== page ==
While browsing the web I found some archive
newsreel footage relating to the Tchaikovsky House and Museum at Klin. Taken by British Pathé, "In Immortal
Footsteps" provides a glimpse inside the composer's home
following its refurbishment in 1939 (three years before
it was ransacked in the Nazi invasion).
The uncredited man shown examining the composer's manuscripts was
actually Iurii Davydov,
Tchaikovsky's nephew and the museum's curator [EDIT: see below]. He also appears in the
following short film from 1958, giving a tour of the house to the pianist
Van Cliburn and violinist Valery Klimov (winners of the first Tchaikovsky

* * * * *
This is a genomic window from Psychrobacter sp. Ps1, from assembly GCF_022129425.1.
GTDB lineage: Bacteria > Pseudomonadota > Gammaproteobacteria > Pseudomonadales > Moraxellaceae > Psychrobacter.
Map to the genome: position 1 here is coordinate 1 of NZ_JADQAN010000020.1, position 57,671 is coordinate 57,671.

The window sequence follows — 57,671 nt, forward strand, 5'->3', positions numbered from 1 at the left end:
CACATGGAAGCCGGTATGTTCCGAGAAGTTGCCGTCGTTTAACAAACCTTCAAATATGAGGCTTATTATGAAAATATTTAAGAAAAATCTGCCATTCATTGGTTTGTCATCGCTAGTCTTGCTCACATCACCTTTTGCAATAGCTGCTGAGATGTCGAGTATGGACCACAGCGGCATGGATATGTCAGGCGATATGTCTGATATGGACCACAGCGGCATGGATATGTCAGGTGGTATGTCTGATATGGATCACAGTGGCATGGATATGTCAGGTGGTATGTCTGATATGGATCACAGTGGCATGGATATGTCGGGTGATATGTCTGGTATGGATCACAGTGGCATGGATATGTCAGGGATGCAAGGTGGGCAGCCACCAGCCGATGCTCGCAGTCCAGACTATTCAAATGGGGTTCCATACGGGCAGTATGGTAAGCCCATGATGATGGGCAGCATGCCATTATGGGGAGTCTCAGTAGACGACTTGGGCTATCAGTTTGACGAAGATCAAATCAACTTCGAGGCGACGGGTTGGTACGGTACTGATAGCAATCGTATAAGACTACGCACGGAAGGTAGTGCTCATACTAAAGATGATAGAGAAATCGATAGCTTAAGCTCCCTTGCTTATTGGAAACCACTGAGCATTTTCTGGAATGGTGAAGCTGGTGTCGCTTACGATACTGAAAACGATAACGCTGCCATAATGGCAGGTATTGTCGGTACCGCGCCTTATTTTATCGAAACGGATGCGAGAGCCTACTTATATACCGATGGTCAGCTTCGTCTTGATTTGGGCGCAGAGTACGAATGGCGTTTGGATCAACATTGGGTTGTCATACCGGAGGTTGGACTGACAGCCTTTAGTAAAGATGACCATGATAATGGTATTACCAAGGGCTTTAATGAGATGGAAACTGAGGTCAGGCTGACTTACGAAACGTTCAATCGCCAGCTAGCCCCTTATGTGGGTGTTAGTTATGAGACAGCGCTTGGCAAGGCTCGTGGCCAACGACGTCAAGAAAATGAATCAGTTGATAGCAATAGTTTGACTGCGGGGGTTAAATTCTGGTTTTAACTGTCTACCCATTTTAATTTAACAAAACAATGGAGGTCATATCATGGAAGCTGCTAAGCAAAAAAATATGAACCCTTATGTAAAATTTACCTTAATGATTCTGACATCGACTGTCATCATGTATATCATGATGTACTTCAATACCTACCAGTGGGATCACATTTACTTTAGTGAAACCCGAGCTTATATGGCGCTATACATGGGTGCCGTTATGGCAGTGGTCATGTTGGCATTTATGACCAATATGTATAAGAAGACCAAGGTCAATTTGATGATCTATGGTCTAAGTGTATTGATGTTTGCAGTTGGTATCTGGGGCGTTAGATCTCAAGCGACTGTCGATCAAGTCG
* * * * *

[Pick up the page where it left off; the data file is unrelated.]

International Competition), who each give a short recital in the
composer's living room.
The commentary on this second clip is entirely in Russian.
If you have trouble with the above embedded links (which should open in
new windows) then you can also view the clips on the British Pathé
Archive website at:
... where you'll also find archive performances of some of
Tchaikovsky's works, and a great deal more besides!
Correction — I have just been advised that the gentleman
referred to in the 1939 film of the museum was actually the Soviet
musicologist Nikolai Mikhailovich Shemanin (b. 1903), who was the director
of the museum at this time. Iurii Davydov
came to Klin in 1945, after the war, and is correctly identified in the
second clip (1965).
We have another suggestion for the identity of the man in the 1939 clip
— possibly the musicologist Nikolai Konstantinovich Rukavishnikov, who was
temporarily in charge of the museum after the death of the previous
curator (Nikolai Zhegin) in 1937.